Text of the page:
We've learned what quartz countertops are made of, how much they cost and that they come in a plethora of colors and styles. But why go with quartz when granite costs the same and is a standard in the kitchen? One reason is that quartz is extremely durable with a scratch sand scorch resistant surface that ranks No. 7 on the Mohs hardness scale. This makes your quartz countertop very difficult to scratch or chip.
Another advantage is that it's nearly stain-proof as well. This is because it's a nonporous surface. Your coffee, cabernet and olive oil will sit on top of the surface instead of soaking in, ready for the sponge. Because it's nonporous it also doesn't need to be sealed or treated. Many kitchen surfaces like granite, marble and limestone need regular sealing. Quartz is ready to go right out of the gate, making it maintenance-free.
Its nonporous nature also makes it more difficult for bacteria, mold and mildew to grow, which makes it an ideal choice for the kitchen and bath. The clean factor doesn't just stop there. Silestone also has something called Microban built into the surface of the countertop. Microban is a trademarked antimicrobial compound that's mixed into the quartz and resin goop, actually making it part of the structure. Microban helps to fight the buildup of tiny pathogenic microorganisms, like bacteria. It won't protect you from a food-borne illness and you still have to clean it, but it does provide an extra measure of protection and makes the surface easier to clean and keep it that way.
Besides the cleanliness, durability and lack of maintenance, there's one more good reason to go with a quartz countertop -- it's green. Radon is a colorless and odorless gas found in different levels all over the Earth. Many manufactured household materials, like granite countertops, emit small levels of radon. The Environmental Protection Agency (EPA) has stated that indoor pollution can be up to 100 times higher than outdoor pollution. Silestone quartz countertops have been tested and show little to no radon emission.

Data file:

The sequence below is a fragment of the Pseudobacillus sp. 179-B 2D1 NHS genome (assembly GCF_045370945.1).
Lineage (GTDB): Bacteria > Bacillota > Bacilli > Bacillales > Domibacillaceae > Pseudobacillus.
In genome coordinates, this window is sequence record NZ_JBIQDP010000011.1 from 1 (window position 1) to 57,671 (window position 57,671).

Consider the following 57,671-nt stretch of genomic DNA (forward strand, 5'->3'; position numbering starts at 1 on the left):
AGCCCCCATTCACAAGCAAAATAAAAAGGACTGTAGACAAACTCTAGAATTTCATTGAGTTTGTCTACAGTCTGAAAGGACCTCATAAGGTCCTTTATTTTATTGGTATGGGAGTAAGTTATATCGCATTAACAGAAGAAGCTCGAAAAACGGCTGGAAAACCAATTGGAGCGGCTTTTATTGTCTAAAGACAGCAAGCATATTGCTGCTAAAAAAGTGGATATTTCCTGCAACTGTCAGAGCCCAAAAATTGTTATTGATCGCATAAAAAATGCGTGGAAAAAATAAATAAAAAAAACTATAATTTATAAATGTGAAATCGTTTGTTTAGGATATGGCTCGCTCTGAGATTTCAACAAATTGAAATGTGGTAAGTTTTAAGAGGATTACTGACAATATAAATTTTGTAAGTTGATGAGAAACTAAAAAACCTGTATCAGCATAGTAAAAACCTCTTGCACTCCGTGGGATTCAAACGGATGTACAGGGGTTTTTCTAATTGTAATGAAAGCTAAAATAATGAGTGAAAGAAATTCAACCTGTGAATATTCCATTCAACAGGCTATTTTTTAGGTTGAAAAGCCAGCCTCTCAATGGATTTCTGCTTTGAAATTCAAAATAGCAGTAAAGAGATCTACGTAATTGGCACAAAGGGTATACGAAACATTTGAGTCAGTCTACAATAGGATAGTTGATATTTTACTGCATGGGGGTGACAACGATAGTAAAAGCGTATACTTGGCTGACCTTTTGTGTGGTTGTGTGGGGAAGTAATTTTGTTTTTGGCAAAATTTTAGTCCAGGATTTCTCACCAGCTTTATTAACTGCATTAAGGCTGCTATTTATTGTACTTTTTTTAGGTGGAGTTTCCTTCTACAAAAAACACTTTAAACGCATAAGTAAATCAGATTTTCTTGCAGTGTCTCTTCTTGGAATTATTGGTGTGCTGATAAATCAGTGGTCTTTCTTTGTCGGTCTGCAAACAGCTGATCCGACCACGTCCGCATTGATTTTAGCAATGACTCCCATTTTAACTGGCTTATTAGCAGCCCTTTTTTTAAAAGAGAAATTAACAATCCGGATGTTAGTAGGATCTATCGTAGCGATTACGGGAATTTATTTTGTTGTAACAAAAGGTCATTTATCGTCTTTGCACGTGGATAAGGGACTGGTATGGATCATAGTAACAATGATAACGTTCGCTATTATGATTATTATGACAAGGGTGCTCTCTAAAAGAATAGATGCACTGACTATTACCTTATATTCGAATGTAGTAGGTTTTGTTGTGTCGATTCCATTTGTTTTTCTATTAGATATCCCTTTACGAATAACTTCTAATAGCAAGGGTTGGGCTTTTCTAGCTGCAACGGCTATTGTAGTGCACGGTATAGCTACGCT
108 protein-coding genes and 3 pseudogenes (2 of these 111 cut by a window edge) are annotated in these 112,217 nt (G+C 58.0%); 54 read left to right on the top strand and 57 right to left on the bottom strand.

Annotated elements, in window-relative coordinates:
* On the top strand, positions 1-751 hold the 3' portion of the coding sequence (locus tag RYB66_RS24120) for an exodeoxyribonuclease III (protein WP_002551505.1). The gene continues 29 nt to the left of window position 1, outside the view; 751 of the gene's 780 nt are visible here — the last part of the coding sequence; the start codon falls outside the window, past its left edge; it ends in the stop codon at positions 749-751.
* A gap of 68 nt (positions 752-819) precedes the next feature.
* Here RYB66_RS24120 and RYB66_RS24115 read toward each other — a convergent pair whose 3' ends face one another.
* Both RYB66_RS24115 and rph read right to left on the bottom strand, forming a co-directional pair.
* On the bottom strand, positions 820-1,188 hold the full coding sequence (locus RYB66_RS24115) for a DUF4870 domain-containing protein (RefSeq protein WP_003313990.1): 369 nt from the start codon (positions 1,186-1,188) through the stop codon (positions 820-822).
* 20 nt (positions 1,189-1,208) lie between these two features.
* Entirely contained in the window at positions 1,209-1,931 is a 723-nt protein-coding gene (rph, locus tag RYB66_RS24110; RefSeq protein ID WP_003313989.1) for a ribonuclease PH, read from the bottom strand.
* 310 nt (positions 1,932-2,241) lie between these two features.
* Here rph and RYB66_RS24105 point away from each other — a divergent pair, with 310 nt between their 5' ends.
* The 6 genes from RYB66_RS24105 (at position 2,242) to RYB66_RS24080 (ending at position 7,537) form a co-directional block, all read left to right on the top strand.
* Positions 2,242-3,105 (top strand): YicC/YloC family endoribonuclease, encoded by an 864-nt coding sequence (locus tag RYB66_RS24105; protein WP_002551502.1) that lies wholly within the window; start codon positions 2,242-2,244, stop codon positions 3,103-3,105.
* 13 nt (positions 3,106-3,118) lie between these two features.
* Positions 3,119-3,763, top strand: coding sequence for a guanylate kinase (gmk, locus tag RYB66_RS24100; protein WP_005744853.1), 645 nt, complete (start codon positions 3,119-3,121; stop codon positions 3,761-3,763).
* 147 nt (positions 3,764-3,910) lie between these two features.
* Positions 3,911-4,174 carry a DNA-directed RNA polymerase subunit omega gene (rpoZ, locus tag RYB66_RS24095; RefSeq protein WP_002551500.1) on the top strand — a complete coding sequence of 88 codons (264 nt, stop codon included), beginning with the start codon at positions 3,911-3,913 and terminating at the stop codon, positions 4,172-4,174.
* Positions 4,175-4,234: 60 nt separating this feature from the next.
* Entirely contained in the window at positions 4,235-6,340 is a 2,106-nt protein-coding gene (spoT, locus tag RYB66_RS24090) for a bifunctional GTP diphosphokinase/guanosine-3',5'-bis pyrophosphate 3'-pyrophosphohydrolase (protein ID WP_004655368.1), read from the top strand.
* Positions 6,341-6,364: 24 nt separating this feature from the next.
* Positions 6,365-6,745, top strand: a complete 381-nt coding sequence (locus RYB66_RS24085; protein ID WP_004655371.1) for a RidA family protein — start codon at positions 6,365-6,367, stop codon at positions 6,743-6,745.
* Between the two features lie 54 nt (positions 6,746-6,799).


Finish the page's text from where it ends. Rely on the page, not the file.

Because of the Microban and radon testing, Silestone has been certified by the National Sanitation Foundation and the GREENGUARD Environmental Institute as a low-emitting product, meaning that it's safe for indoor applications and ideal for use where food preparation takes place. It's so clean, safe and durable that it's been the countertop of choice for the last three HGTV Dream Homes. These are large, green-concept homes that the Home and Garden Television network gives away each year to one lucky viewer. Only the latest, top-of-the-line products go into the dream home. Check the Internet to find out where you can get some quartz countertop samples. You could be doing yourself and the environment a favor.
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More Great Links
- "An Introduction to Indoor Air Quality." epa.gov, 2008. http://www.epa.gov/iaq/ia-intro.html
- "Fact Sheet." silestoneusa.com, 2008. http://www.silestoneusa.com/aboutus/factsheet.cfm
- "No Matter Which Color You Choose, All Silestone Natural Quartz Is "Green" And Clean." Builder Magazine, February, 2008. http://www.silestoneusa.com/news/files/Builder%20Magazine%20%20Trade%20Winds%20Home.pdf
- "Quartz-Surfacing Versus Granite Countertops." Before & After Magazine, Summer, 2007. http://www.silestoneusa.com/news/files/BHG%20Before%20and%20After%20De%20Carlo%20combined.pdf
- Buggs, Shannon. "Leaders say Silestone is a rock-solid product." chron.com, May 19, 2006. http://www.chron.com/disp/story.mpl/special/chron10006/3866035.html
- Christie, Les. "Most profitable renovations." cnn.com, December 7, 2006. http://money.cnn.com/2006/12/06/real_estate/home_remodel_payoff_declines/index.htm
- Clement, Mark. "Silestone Quartz Surfaces." HGTVpro.com, 2008. http://www.hgtvpro.com/hpro/np_editorpicks/article/0,,HPRO_26596_5363264,00.html
- Murphy, Kate. "New Counters? Everything's on the Table." The New York Times, April 10, 2008. http://www.nytimes.com/2008/04/10/garden/10counters.html?_r=2&scp=9&sq=silestone&st=cse